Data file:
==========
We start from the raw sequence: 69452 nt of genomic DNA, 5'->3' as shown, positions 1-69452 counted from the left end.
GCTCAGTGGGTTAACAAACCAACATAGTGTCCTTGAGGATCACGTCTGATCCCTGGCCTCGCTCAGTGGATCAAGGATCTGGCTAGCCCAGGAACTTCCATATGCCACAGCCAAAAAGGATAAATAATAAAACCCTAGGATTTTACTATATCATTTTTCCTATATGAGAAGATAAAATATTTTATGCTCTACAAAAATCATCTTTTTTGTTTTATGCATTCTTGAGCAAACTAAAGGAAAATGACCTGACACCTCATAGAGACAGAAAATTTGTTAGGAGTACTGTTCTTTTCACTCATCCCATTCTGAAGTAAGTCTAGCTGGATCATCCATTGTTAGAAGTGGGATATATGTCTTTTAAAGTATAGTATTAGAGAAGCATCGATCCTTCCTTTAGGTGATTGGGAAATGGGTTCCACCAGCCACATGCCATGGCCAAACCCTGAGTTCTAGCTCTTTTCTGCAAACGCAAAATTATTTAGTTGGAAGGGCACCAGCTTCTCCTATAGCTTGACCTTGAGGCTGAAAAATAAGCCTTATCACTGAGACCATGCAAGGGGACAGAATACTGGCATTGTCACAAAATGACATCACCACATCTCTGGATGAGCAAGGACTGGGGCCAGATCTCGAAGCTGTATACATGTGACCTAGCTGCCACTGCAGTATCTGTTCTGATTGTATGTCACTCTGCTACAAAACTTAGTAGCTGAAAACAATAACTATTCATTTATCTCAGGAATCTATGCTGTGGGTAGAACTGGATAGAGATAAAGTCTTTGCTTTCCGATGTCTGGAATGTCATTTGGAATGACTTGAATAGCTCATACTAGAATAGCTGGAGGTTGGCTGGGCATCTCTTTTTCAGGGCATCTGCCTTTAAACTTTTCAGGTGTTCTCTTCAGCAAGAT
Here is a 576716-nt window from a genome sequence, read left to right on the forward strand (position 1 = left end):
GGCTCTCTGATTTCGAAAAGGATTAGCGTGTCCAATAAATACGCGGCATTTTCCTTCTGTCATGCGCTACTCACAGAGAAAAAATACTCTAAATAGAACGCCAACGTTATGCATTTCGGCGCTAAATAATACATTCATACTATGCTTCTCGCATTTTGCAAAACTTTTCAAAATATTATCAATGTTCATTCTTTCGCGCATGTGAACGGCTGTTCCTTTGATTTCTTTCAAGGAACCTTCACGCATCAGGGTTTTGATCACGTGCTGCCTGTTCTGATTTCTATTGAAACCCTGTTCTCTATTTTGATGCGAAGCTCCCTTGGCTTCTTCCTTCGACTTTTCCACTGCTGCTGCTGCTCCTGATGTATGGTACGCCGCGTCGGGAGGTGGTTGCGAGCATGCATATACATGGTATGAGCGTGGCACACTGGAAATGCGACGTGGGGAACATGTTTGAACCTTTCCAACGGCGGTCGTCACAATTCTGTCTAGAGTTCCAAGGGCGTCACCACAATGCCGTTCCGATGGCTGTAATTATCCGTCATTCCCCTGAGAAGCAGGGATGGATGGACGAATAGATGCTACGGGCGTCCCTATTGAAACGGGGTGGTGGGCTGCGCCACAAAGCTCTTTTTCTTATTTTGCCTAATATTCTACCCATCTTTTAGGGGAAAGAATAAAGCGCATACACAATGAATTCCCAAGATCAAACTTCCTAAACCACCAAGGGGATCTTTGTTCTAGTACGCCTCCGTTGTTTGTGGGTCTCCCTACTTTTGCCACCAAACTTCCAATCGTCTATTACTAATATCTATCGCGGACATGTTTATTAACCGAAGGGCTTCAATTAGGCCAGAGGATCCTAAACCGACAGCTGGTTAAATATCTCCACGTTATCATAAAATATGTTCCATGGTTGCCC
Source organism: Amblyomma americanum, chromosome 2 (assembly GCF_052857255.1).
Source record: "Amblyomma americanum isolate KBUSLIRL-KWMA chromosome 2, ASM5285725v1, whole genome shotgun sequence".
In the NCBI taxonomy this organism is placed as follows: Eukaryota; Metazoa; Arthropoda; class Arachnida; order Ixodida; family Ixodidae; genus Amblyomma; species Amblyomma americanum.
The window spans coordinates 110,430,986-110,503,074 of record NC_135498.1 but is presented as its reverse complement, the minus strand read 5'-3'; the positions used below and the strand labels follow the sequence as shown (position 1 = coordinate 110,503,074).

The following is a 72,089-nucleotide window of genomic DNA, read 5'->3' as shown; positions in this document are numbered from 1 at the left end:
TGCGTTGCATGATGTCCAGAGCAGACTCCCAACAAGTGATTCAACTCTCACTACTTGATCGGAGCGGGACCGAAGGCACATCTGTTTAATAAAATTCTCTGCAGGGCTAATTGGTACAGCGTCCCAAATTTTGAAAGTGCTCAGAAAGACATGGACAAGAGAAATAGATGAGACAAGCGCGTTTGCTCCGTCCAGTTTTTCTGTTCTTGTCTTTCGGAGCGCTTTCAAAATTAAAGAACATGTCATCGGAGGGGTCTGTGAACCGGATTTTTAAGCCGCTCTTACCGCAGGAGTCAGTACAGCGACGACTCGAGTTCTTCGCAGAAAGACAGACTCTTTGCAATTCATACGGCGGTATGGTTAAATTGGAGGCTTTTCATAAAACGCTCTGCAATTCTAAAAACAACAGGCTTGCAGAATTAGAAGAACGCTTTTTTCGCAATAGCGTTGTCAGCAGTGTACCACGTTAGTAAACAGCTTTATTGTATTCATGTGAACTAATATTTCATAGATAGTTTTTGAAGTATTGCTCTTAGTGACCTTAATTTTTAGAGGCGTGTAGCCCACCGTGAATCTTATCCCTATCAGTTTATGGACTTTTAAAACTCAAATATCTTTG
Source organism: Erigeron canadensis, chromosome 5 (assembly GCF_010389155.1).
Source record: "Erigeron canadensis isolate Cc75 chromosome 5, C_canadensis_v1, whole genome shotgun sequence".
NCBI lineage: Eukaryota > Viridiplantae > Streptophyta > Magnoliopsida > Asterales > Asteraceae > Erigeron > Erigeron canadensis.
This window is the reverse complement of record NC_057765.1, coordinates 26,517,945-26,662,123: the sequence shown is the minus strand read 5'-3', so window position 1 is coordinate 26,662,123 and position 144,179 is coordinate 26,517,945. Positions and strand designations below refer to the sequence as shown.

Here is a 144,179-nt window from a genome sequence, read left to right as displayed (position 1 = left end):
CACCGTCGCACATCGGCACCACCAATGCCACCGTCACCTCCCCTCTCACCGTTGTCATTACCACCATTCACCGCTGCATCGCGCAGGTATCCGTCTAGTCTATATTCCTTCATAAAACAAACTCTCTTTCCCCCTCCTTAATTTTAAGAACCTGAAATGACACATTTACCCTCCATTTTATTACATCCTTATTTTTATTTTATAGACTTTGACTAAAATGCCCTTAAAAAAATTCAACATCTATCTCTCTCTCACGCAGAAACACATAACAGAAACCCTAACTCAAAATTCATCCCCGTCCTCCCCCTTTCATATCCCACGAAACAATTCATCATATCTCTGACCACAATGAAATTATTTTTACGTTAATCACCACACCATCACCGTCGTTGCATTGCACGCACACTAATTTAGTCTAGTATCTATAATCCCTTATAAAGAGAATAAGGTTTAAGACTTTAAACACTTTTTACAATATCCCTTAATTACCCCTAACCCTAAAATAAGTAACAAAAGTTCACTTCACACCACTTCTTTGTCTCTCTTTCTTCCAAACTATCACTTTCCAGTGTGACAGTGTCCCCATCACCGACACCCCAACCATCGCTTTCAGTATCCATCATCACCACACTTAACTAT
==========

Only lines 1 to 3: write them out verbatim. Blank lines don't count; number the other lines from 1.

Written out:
We start from the raw sequence: 69452 nt of genomic DNA, 5'->3' as shown, positions 1-69452 counted from the left end.
GCTCAGTGGGTTAACAAACCAACATAGTGTCCTTGAGGATCACGTCTGATCCCTGGCCTCGCTCAGTGGATCAAGGATCTGGCTAGCCCAGGAACTTCCATATGCCACAGCCAAAAAGGATAAATAATAAAACCCTAGGATTTTACTATATCATTTTTCCTATATGAGAAGATAAAATATTTTATGCTCTACAAAAATCATCTTTTTTGTTTTATGCATTCTTGAGCAAACTAAAGGAAAATGACCTGACACCTCATAGAGACAGAAAATTTGTTAGGAGTACTGTTCTTTTCACTCATCCCATTCTGAAGTAAGTCTAGCTGGATCATCCATTGTTAGAAGTGGGATATATGTCTTTTAAAGTATAGTATTAGAGAAGCATCGATCCTTCCTTTAGGTGATTGGGAAATGGGTTCCACCAGCCACATGCCATGGCCAAACCCTGAGTTCTAGCTCTTTTCTGCAAACGCAAAATTATTTAGTTGGAAGGGCACCAGCTTCTCCTATAGCTTGACCTTGAGGCTGAAAAATAAGCCTTATCACTGAGACCATGCAAGGGGACAGAATACTGGCATTGTCACAAAATGACATCACCACATCTCTGGATGAGCAAGGACTGGGGCCAGATCTCGAAGCTGTATACATGTGACCTAGCTGCCACTGCAGTATCTGTTCTGATTGTATGTCACTCTGCTACAAAACTTAGTAGCTGAAAACAATAACTATTCATTTATCTCAGGAATCTATGCTGTGGGTAGAACTGGATAGAGATAAAGTCTTTGCTTTCCGATGTCTGGAATGTCATTTGGAATGACTTGAATAGCTCATACTAGAATAGCTGGAGGTTGGCTGGGCATCTCTTTTTCAGGGCATCTGCCTTTAAACTTTTCAGGTGTTCTCTTCAGCAAGAT
Here is a 576716-nt window from a genome sequence, read left to right on the forward strand (position 1 = left end):